18. Thanks to VDH (the German Kennel Club) and our friend and collaborator, veterinarian Barbara Thiel, please see attached press release about their latest efforts to support brachycephalic health and welfare. They state that their goal is to identify "the most resilient dogs among the pug population in order to establish the healthiest possible pool of dogs for breeding". Pug fitness test Germany 2019.pdf The new effort in German exemplifies several important approaches: It has been developed collaboratively across various stakeholder groups including the VDH, academics, and ve
  19. Following on from my blog on the Seminar for the FBDCA we are thrilled to find that the French Bulldog Club of England has shared their Breed Health and Conservation Plan (BHCP). Link here; PDF attached, below. These plans are being assembled by the health team at The Kennel Club, until recently spearheaded by Katy Evans (now the Jane H. Booker Chair in Canine Genetics at The Seeing Eye in the USA). Similar to coverage in my talk (video link here), the focus is very broad in the BHCP and makes clear the challenges ahead for this breed, internationally. The BHCP incorporates statis
  20. Many national kennel clubs, other cynological organizations (e.g. breed clubs) have developed guidelines, approaches or programs to: describe and evaluate the health of specific breeds outline guidelines or regulations for screening tests or other assessments on potential breeding dogs raise awareness about issues in a given breed. These programs take different forms in different countries. In this section we will provide information on various approaches and programs and direct you to online resources. For general guidelines (not breed-specific) see also: country-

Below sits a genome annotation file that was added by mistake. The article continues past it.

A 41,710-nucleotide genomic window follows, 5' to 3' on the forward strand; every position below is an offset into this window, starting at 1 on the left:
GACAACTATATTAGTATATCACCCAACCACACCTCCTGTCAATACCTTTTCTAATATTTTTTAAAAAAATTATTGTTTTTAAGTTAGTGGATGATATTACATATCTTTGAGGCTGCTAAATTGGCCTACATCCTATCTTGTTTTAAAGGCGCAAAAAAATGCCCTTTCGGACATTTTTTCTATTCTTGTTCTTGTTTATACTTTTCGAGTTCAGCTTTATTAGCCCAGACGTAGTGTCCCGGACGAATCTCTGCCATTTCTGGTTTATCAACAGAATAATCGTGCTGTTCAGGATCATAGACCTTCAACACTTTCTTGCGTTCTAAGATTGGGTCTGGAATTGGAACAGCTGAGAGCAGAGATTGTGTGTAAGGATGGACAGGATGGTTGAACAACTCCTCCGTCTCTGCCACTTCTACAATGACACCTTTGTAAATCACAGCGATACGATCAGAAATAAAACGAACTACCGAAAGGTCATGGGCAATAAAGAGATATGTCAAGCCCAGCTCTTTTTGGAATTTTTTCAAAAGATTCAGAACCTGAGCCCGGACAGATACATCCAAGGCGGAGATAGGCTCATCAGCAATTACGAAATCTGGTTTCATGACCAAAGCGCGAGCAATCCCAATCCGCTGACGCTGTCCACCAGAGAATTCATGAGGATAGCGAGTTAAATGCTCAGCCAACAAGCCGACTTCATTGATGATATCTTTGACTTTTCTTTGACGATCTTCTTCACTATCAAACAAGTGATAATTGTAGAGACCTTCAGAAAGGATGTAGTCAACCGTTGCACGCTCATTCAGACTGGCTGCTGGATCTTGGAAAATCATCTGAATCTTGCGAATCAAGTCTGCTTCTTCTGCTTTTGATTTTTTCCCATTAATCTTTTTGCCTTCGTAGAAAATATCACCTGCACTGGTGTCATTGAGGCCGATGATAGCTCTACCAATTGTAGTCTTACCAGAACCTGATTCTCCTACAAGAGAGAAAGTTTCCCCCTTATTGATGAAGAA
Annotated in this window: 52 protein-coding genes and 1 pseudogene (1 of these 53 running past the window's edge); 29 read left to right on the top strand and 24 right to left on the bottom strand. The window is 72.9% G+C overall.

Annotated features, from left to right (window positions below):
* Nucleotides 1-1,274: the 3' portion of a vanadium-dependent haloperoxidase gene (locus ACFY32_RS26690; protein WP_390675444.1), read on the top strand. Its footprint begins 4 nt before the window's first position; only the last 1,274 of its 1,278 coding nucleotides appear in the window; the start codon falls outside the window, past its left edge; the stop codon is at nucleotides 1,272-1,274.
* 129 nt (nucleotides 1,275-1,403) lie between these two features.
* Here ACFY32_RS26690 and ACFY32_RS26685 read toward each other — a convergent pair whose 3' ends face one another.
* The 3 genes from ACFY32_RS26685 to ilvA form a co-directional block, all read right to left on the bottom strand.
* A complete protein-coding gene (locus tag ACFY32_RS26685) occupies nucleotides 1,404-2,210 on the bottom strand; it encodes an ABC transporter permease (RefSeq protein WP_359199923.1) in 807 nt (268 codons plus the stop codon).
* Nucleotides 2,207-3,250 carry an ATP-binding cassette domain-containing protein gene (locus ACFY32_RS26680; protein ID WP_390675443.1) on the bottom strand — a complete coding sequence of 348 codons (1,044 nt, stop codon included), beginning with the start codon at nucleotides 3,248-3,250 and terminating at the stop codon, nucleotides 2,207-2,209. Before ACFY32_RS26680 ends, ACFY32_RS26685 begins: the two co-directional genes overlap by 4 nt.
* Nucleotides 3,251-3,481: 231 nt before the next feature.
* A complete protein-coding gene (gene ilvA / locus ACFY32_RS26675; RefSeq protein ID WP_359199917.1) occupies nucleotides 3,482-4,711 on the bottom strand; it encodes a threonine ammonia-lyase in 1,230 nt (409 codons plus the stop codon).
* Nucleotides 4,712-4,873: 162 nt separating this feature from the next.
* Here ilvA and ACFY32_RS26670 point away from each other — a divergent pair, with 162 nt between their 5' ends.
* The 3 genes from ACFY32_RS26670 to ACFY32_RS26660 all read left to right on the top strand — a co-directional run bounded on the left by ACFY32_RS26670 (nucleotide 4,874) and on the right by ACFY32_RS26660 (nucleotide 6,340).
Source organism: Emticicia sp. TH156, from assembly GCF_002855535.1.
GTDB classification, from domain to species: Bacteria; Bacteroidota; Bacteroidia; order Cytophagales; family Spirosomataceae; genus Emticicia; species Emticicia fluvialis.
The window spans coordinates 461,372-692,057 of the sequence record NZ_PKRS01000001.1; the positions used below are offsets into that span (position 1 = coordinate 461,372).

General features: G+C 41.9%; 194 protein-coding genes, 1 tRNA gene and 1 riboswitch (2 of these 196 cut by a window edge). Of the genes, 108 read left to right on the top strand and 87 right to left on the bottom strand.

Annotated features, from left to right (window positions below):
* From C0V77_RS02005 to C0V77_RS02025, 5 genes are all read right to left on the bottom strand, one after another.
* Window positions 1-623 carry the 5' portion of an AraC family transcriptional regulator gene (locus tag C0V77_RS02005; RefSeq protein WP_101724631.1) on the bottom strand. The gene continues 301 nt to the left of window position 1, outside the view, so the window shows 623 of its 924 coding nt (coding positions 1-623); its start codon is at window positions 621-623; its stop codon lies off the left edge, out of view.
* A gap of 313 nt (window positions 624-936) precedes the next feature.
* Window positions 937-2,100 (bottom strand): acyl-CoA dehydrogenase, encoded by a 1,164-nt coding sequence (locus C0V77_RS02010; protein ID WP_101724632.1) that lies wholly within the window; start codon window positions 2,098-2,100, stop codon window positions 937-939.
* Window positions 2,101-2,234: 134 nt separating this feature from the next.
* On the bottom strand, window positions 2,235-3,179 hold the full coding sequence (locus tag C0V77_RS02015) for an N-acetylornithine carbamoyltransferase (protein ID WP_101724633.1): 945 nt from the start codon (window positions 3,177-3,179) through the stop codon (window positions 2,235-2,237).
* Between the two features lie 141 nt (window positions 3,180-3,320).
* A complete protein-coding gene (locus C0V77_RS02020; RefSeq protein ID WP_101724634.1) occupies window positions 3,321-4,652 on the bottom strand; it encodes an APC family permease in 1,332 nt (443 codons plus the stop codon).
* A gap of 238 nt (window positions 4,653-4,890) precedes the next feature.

21. In this section we link to ongoing research projects of interest and relevance to dog breeding. These may relate to specific conditions, e.g. inherited conditions, or which focus on innovative approaches or population studies. In addition, we will link to research institutes and profile partnerships between researchers and breed clubs. Eventually, we hope to describe models of research partnerships and help connect dog breeders and researchers.
  22. This is a translation of an article by Åsa Linholm which will appear in the Swedish Kennel Club magazine: Hundsport Special nr 2:2016. Introduction: The hottest topic in the Swedish dog world in summer of 2015 has been brachycephalic (flat-faced) dogs and their health. In February 2016 the Swedish Kennel Club arranged a conference on the subject, an arrangement that was right in time, but in fact was planned since 2014.